brought up my dad. She’d answer my questions, but I could tell from the way her voice got all high, like my music teacher Mrs. Malone’s, that it wasn’t her favorite subject. I did know, however, that every time she looked at me, she felt like she was looking at him. At least, that’s what I heard her tell her best friend, Maggie, a while back. It was kind of crazy how much I looked like him. Same stick-straight caramel-brown hair. Same blue eyes. Same heart-shaped face. Mom, on the other hand, was the opposite: curly blond hair, green eyes, super tall. No one could believe we were related, even though she had, like, a billion framed photos of when she was pregnant with me around the house.
At least she didn’t say mean things about him in front of me, like my best friend Lexi’s mom did about her dad. If you ask me, it was totally unfair to do that to a kid, especially a kid like Lexi, who tended to cry at commercials, especially ones about families getting together for holidays. But no one bothered to ask me, so I just kept quiet about that. I didn’t even tell Lexi, and we told each other everything.
Mom came over and took my face in her hands. “Have I told you yet today how much I love you?”
“Nope. You haven’t said anything because you haven’t had your coffee yet,” I replied.
The freckles on her nose scrunched up as she smiled. It was like looking at my own face, except for the freckles. I wished I had some. “Well, I’m telling you now. Can you add it to the list of previous ‘I love yous,’ please?”
I smiled back. “Done.”
“How many does that make?” she asked.
This was one of the bazillion different routines we had. Sometimes I rolled my eyes and told her she was being corny, but the truth was I secretly loved it. “At least one for every day I’ve been alive.”
“Good. And you’ll let me know if I miss a day?”
I nodded. “I will.”
She leaned in and kissed me on the forehead. “I’m counting on that.”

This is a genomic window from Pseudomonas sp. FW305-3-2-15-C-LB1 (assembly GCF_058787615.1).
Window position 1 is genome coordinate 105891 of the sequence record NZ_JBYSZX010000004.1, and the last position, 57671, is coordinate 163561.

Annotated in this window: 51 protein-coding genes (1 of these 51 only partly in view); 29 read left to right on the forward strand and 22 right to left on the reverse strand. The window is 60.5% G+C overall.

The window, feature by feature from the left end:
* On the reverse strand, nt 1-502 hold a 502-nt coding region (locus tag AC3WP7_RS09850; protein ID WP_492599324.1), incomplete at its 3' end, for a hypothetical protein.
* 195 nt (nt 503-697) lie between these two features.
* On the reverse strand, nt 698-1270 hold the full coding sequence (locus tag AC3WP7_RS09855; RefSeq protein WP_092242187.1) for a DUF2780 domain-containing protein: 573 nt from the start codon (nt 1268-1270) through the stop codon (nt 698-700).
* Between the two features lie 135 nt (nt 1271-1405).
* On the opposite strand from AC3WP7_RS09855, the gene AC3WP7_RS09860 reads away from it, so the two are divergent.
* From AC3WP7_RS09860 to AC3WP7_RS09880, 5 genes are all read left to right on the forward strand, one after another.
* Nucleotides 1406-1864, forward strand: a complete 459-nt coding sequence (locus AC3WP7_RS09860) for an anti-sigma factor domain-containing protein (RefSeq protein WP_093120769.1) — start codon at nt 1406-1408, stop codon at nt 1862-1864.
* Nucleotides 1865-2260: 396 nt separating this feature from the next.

“What is it, lovebug?”
“You need to brush your teeth.”
She laughed. “I love that I can always count on you for the truth.”
* * *
It was slim pickings by the time we got to the house on Wisteria with the red door. From the looks of it, whoever lived there was big into fishing and boats, because most of the stuff left behind was in the shape of a fish or a boat. Unfortunately, other than a stuffed animal in the shape of a monkey, which might have made a cool purse with the stuffing taken out and a strap sewn on, there was nothing all that interesting left. And when I examined the monkey more closely, I saw that he was missing an eye, which kind of creeped me out.
Mom, on the other hand, was psyched, because she found a caftan to add to her collection. A caftan is a long, flowy robe-type thing that women (and some men) wear in countries in the Middle East and Africa. She loved them because they were what she called “boho,” which was short for “bohemian,” which meant “usually very colorful and somewhat weird.” I guess you could say that my style was on the boho
side as well. My boho-ness was more like fuchsia cotton shirts with embroidery and beads from a store called India Fashions in Queens near my grandparents’ apartment. Which was what I was wearing that day, underneath overalls, with a pair of yellow Havaianas flip-flops. I definitely had the colorful thing down.
Luckily, there was another garage sale nearby, a few blocks over on Gardenia. The town where we lived in New York had an area called the Garden District, where all the streets were named after flowers. We lived on Tulip Drive, which made sense for me, seeing that tulips were my favorite flower.
As we walked up the driveway, I could tell I had hit the jackpot. It was like craft central, with everything from easels to glue guns to a Maxwell House coffee can full of beads. I was particularly excited about the box of paintbrushes I found for two bucks. I needed brushes for Painting Pals, which was this weekly get-together at an art gallery in town on Wednesday nights that me and Lexi liked to go to. Our latest project was a painting of a dorse. When I
told Mom about it, she squinted her eyes, so that her freckles scrunched up even more, and tilted her head like she always did when she was confused, because she had no idea what a dorse was. No one did, on account of the fact that Lexi and I had made it up. A dorse was an animal that had the body of a horse and the head of a dog. Lexi was better at drawing than I was, so she drew it, and I was in charge of filling it with paint because I had a steadier hand and better concentration and therefore stayed within the lines.
I pulled out my iPhone, which I had gotten from my grandparents for Christmas, so I could text Lexi and tell her.
major score @ garage sale, I typed. I wasn’t a fan of capital letters, so I always typed in lowercase. Except for school stuff—then I used them. Otherwise I would have had points taken off my grade.